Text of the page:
How to unit test Internal classes in .NET Core applications?


The creation of unit tests is an important step in ensuring the quality of a project. In general, most public methods are tested, but what if you want to test a non-public part of the project?

Putting all classes of your .Net project in public is not recommended. From the moment when you reference your assembly in a project in Visual Studio, you will have access to all your classes, methods, properties and fields marked as public, and there are surely parts of your code that it is not worth better not leave accessible because they could change the behavior of the assembly or have any negative impact. This is why the keywords “internal” and “private” exist. Only then, your non-public types and members can not be called directly from your unit tests because (in principle) your tests are in separate assemblies.

Fortunately, there is a solution for testing non-public types and members, specifically, internal.

In this article I will show you how to achieve our goals.

We will use an attribute, InternalsVisibleTo, which will make it possible to specify that a particular assembly will have access to the types and members marked as being internal of the current assembly.


Let’s define an internal class to test like this named “Hello

Then let’s try to test it in a Unit testing project:

As you can see, it doesn’t work the “UnitTest” project can’t see the internal class

Now let’s add [assembly: InternalsVisibleTo(“UnitTests”)] as decorator on the namespace, it should solve our problem now 🙂


Beautiful isn’t it? 😉

Using OpenIdConnect with Azure AD, Angular5 and WebAPI Core: Introduction




Azure Active Directory (Azure AD) is Microsoft’s multi-tenant, cloud based directory and identity management service. Azure AD combines core directory services, advanced identity governance, and application access management. Azure AD also offers a rich, standards-based platform that enables developers to deliver access control to their applications, based on centralized policy and rules.

OpenID Connect 1.0 is a simple identity layer on top of the OAuth 2.0 protocol. It allows Clients to verify the identity of the End-User based on the authentication performed by an Authorization Server, as well as to obtain basic profile information about the End-User in an interoperable and REST-like manner. OpenID Connect allows clients of all types, including Web-based, mobile, and JavaScript clients, to request and receive information about authenticated sessions and end-users. The specification suite is extensible, allowing participants to use optional features such as encryption of identity data, discovery of OpenID Providers, and session management, when it makes sense for them.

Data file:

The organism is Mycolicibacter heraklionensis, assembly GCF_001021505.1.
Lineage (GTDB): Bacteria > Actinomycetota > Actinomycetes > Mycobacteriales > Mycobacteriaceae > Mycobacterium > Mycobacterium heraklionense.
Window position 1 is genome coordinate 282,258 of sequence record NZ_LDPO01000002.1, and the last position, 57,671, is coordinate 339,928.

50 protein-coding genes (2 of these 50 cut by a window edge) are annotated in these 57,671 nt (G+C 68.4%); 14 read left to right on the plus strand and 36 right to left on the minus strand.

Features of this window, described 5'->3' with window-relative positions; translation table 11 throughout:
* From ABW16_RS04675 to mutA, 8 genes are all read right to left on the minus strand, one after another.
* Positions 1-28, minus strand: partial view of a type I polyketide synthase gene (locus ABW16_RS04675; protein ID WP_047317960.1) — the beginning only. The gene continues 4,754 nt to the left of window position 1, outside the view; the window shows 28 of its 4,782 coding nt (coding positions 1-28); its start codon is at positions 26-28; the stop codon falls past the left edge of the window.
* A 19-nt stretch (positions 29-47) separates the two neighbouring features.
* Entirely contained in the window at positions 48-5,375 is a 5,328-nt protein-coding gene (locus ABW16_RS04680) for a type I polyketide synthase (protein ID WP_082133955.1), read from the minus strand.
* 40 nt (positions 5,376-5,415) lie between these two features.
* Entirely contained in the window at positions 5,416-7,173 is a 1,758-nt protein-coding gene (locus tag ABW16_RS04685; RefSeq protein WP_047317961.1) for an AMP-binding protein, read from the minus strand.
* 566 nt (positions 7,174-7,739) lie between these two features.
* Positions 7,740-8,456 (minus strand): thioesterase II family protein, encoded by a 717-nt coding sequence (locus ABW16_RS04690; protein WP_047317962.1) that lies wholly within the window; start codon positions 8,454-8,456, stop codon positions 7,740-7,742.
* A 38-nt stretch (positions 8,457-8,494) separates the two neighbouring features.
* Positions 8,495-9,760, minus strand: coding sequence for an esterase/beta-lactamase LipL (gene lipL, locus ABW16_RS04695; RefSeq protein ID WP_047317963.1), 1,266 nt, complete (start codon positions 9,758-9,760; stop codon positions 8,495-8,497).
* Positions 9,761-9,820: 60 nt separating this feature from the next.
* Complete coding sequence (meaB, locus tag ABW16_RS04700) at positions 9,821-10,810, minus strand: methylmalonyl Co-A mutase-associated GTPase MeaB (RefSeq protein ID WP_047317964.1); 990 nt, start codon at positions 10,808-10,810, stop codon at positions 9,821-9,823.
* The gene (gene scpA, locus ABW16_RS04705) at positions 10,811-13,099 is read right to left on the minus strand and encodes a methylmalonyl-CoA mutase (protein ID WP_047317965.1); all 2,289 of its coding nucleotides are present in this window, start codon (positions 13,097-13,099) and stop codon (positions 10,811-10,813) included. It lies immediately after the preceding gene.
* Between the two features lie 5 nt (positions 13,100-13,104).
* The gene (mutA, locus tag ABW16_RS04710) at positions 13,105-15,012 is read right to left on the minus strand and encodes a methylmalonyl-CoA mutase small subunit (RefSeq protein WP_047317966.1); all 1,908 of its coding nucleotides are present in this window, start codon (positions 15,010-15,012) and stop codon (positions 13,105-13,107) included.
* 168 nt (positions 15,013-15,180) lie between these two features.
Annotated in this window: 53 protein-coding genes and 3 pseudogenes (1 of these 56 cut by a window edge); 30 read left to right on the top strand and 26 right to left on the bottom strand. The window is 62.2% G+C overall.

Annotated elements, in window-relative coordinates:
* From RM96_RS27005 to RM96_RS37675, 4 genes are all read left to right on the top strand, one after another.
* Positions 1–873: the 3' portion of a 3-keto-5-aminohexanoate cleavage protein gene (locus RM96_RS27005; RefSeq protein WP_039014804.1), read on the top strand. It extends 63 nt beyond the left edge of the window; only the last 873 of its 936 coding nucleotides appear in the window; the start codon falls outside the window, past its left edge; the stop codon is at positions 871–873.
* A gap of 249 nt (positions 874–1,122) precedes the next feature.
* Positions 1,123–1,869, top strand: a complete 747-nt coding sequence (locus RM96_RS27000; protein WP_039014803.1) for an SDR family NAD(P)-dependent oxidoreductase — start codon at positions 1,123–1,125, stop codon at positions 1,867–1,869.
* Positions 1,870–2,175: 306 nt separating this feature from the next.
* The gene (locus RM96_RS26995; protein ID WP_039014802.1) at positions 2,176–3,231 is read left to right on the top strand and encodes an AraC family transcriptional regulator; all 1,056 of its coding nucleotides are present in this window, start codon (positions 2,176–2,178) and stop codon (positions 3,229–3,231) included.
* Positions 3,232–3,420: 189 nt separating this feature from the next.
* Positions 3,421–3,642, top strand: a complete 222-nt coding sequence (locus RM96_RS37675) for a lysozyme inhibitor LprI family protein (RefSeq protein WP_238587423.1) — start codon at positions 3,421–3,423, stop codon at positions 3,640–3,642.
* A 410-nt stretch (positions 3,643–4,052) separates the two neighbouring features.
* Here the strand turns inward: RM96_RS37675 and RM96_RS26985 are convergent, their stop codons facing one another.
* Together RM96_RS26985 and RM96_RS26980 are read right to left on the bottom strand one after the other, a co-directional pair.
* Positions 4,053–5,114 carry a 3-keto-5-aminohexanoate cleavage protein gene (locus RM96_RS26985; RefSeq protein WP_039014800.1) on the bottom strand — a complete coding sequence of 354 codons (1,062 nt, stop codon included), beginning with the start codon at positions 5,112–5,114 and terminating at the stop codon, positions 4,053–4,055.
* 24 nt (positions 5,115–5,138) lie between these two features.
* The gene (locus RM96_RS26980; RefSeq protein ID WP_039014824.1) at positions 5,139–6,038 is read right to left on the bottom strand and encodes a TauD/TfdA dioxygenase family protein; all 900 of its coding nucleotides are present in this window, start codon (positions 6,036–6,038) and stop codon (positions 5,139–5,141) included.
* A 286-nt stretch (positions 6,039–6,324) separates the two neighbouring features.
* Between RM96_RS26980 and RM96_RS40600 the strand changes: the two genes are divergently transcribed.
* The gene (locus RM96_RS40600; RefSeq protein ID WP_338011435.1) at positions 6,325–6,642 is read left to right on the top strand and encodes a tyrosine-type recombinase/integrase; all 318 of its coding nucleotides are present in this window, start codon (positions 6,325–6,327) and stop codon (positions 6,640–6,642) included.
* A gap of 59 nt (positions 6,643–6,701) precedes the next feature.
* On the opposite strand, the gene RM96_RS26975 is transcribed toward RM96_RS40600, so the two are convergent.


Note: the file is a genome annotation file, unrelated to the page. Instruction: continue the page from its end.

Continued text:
Five scenarios supported by Azure AD:

In this serie of articles article we will demystify Single Page Application (SPA) scenario:


This scenario is named Implicit flow in opposition to basic flow in a full back end web application

  1. The user navigates to the web application.
  2. The application returns the JavaScript front end (presentation layer) to the browser.
  3. The user initiates sign in, for example by clicking a sign in link. The browser sends a GET to the Azure AD authorization endpoint to request an ID token. This request includes the application ID and reply URL in the query parameters.
  4. Azure AD validates the Reply URL against the registered Reply URL that was configured in the Azure Portal.
  5. The user signs in on the sign-in page.
  6. If authentication is successful, Azure AD creates an ID token and returns it as a URL fragment (#) to the application’s Reply URL. For a production application, this Reply URL should be HTTPS. The returned token includes claims about the user and Azure AD that are required by the application to validate the token.
  7. The JavaScript client code running in the browser extracts the token from the response to use in securing calls to the application’s web API back end.
  8. The browser calls the application’s web API back end with the access token in the authorization header.

Using OpenIdConnect with Azure AD, Angular5 and WebAPI Core: WebAPI configuration


Installing required packages

There is only one required package to achieve our Web Api protection with a JWT.


PM> Install-Package Microsoft.AspNetCore.Authentication.JwtBearer -Version 2.0.1

Configure your Web API in Startup.cs:

using System;
using Microsoft.AspNetCore.Authentication.JwtBearer;
using Microsoft.AspNetCore.Builder;
using Microsoft.AspNetCore.Hosting;
using Microsoft.Extensions.Configuration;
using Microsoft.Extensions.DependencyInjection;

namespace WebApiJwtBearer
   public class Startup
      public Startup(IConfiguration configuration)
         Configuration = configuration;

      public IConfiguration Configuration { get; }

     //This method gets called by the runtime. Use this method to add services to the container.
     public void ConfigureServices(IServiceCollection services)
        services.AddAuthentication(options =>
           options.DefaultAuthenticateScheme = JwtBearerDefaults.AuthenticationScheme;
           options.DefaultChallengeScheme = JwtBearerDefaults.AuthenticationScheme;
        }).AddJwtBearer(options =>
           options.Authority = ""; <- tenantId
           options.Audience = "257b6c36-1168-4aac-be93-6f2cd81cec43"; <- clientId
           options.TokenValidationParameters.ValidateLifetime = true;
           options.TokenValidationParameters.ClockSkew = TimeSpan.Zero;



    //This method gets called by the runtime. Use this method to configure the HTTP request pipeline.
    public void Configure(IApplicationBuilder app, IHostingEnvironment env)
       if (env.IsDevelopment())


      app.UseCors(builder => builder

Now you should be done 🙂

Let’s see what happen if we test it :


Nice isn’t it? 🙂